REVENUE ESTIMATES HIGHER, BUT $600M-$700M LESS THAN PRE-COVID: Bryan Renbaum of MarylandReporter.com spoke with Comptroller Peter Francot on Friday. He said that while revenue estimates improved since September – which he called a surprise – “We are still $600 million or $700 million less than what we should have been pre-pandemic.”
- The state’s chief tax collector, an announced candidate for governor in 2022, called on Gov. Hogan (R) and Democratic leaders of the General Assembly to approve a one-time stimulus payment to lower-wage workers, Bruce DePuyt of Maryland Matters reports. “I have identified $1.5 billion in state reserves that could be spent immediately to prevent evictions, feed the hungry, provide medical care, and also support small businesses,” Franchot said.
- Andrew Schaufele of the board of revenue estimates said the state’s residents who earn lower wages have borne the brunt of the economic fallout of the coronavirus, but the second quarter federal stimulus “actually helped those households sustain their spending,” buoying state revenues, Kate Ryan of WTOP-FM reports.
- Maryland sales tax revenue has increased over projections for fiscal year 2021, which ends in June, Schaufele reported. That’s due to consumers transferring spending from services, which are generally not taxable and less available during the pandemic, to goods, which are taxable. Lottery revenues were up as well, he said, as was income tax revenue, driven by capital gains, Emily Opilo of the Sun reports.
STATE TO PAY PURPLE LINE FIRMS $100M: Maryland will pay the companies managing the Purple Line’s construction $100 million by Dec. 31 to settle contract disputes that caused most major work on the transit project to stop this fall, according to details of a $250 million agreement released Friday, Katherine Shaver of the Post reports.
- The Board of Public Works is scheduled to meet on Dec. 16, and must approve the settlement in order for it to take effect. According to meeting documents, the first $100 million of the agreement would need to be paid on or before Dec. 31, Dan Schere of Bethesda Beat reports.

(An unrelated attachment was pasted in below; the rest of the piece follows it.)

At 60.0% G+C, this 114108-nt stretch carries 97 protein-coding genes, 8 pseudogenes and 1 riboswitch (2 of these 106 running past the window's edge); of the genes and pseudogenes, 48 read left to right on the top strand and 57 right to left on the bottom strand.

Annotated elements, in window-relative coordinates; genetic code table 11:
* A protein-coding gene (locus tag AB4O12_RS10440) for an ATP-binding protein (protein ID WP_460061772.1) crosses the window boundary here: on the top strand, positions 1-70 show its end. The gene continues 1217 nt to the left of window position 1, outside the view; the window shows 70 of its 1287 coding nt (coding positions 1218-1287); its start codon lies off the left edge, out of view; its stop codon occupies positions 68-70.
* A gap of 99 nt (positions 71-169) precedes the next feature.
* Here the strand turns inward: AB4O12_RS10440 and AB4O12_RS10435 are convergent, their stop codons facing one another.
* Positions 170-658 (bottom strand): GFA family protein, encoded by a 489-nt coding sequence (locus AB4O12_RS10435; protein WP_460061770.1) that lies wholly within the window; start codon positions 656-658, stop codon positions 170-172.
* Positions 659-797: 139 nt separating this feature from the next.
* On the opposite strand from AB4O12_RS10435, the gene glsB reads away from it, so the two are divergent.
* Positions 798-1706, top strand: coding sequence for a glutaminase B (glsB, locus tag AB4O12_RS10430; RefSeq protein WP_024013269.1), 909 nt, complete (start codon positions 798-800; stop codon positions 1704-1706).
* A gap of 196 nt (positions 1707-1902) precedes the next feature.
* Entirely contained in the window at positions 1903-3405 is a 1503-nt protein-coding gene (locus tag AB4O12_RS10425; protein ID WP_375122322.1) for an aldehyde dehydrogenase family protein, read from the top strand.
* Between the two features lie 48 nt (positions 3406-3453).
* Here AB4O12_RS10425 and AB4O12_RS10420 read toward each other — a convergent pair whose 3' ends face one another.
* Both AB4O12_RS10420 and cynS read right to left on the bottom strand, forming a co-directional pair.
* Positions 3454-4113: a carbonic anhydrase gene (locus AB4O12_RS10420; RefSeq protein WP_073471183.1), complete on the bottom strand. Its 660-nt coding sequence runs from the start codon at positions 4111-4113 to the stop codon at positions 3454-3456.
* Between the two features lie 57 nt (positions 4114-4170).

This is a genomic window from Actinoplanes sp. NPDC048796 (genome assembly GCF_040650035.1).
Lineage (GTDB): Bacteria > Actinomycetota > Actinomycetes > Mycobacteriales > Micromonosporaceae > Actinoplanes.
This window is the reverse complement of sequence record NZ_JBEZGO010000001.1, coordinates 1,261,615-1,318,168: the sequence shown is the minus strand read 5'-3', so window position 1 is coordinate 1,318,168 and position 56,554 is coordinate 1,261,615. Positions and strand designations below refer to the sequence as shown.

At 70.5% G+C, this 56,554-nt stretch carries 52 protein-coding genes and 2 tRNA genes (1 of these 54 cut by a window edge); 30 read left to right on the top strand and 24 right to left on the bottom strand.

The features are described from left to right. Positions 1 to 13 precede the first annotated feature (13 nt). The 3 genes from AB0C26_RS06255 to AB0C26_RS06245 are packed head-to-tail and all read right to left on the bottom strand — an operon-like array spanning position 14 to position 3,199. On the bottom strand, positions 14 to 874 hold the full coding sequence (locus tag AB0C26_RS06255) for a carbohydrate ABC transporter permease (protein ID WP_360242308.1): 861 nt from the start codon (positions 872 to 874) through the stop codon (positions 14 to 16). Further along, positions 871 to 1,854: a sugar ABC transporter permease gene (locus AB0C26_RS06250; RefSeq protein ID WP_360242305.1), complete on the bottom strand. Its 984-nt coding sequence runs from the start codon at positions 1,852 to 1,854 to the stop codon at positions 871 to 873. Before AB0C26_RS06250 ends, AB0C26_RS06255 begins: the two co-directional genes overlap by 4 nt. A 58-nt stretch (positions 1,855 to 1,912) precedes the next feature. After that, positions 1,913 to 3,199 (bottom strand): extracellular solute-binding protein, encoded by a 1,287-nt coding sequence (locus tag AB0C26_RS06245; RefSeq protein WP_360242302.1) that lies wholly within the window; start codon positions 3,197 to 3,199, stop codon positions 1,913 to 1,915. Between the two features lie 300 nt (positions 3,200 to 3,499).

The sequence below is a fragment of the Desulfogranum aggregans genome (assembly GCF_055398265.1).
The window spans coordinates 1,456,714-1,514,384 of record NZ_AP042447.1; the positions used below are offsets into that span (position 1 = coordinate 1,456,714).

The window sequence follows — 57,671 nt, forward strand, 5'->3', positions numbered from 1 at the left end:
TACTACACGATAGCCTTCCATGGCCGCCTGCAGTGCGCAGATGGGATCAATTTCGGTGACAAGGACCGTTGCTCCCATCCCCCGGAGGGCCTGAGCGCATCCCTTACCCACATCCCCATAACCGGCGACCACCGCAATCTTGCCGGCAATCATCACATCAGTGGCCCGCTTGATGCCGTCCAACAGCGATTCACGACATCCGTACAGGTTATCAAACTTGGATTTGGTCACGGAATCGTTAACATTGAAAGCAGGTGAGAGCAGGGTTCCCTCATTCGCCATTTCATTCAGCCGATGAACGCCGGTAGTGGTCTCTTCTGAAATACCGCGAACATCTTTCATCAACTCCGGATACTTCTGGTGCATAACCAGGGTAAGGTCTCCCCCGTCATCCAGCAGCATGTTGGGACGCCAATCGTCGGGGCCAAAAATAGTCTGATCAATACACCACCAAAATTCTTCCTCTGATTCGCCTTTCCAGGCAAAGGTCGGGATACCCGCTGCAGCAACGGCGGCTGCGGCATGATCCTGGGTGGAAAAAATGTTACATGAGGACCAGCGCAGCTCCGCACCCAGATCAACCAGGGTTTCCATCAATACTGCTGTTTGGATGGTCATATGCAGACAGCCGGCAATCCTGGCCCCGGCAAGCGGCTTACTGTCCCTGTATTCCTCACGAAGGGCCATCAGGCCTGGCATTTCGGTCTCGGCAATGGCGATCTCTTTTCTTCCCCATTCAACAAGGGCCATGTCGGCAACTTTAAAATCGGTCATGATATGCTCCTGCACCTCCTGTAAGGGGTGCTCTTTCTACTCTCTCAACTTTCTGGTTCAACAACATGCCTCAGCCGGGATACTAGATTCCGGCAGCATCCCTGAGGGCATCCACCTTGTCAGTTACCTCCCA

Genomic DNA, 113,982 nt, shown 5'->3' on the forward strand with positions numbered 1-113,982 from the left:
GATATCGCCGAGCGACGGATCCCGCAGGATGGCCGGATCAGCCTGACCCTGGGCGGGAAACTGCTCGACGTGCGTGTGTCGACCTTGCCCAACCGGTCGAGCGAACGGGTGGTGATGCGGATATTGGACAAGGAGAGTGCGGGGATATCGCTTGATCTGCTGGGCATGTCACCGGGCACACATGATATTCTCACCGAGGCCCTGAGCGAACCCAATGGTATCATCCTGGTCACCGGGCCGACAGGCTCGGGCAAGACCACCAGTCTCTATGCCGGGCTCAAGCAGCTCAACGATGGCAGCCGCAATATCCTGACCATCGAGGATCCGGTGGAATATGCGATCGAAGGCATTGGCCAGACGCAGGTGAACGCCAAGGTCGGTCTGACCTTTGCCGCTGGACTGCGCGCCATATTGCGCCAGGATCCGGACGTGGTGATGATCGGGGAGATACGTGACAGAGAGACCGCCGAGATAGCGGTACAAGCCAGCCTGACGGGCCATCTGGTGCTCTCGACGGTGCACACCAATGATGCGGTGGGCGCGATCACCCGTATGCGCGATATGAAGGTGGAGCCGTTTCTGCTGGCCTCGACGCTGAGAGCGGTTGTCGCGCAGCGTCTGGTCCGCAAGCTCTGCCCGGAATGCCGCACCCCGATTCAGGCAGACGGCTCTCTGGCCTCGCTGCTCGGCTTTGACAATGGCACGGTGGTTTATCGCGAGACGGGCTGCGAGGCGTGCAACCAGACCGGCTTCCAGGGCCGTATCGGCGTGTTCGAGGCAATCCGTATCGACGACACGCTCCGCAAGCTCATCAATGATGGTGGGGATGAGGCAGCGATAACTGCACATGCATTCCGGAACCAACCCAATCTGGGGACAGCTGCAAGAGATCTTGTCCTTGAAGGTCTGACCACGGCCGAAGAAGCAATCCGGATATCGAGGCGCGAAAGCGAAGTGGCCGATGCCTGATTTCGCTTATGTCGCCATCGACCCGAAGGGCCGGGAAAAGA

- Gov. Larry Hogan will ask the state’s Board of Public Works this week to approve a $250 million settlement with Purple Line Transit Partners, the collection of firms building a 16-mile light rail line in Prince George’s and Montgomery counties, Bruce DePuyt of Maryland Matters reports.
COMMERCIAL OYSTER HARVEST CONTROVERSY: The Maryland Department of Natural Resources is considering a rule that would make any area of the Chesapeake Bay or its tributaries with five or more wild oysters per square meter eligible to become a “public shellfish fishery area.” These zones are exclusively for commercial harvesters, reports Christine Condon of the Sun. When the state established the original oyster fishery areas in 2010, it created a mechanism to remove an area if someone applied to lease it for aquaculture. But it didn’t establish a process for adding new fishery areas.
LEGISLATURE SET TO ALTER LEOBR: The General Assembly appears poised this coming session to sharply alter – if not outright repeal – a 46-year-old law governing how police departments discipline wayward officers, amid criticism that the procedures are too protective of them and largely shielded from the public, Steve Lash reports for the Daily Record.
MO CO OUTLINES LEGISLATIVE PRIORITIES: Montgomery County’s elected officials said during an online state legislative forum Friday morning that their 2021 goals include COVID-19 pandemic assistance and a long-anticipated $4 billion education reform bill, Dan Schere of Bethesda Beat reports.
ELECTORS VOTE TODAY: Trump said in late November he’d leave office if electors formalize former Vice President Joe Biden’s win. With electors voting Monday at noon, The Baltimore Sun answers questions about what will happen. The meeting will be streamed live at elections.maryland.gov/electoralcollege. Since their first meeting in 1789, Maryland’s electors have cast their votes in Annapolis at the State House — the nation’s oldest state capitol in uninterrupted legislative use — with a few “isolated” exceptions, Ben Leonard writes for the Sun.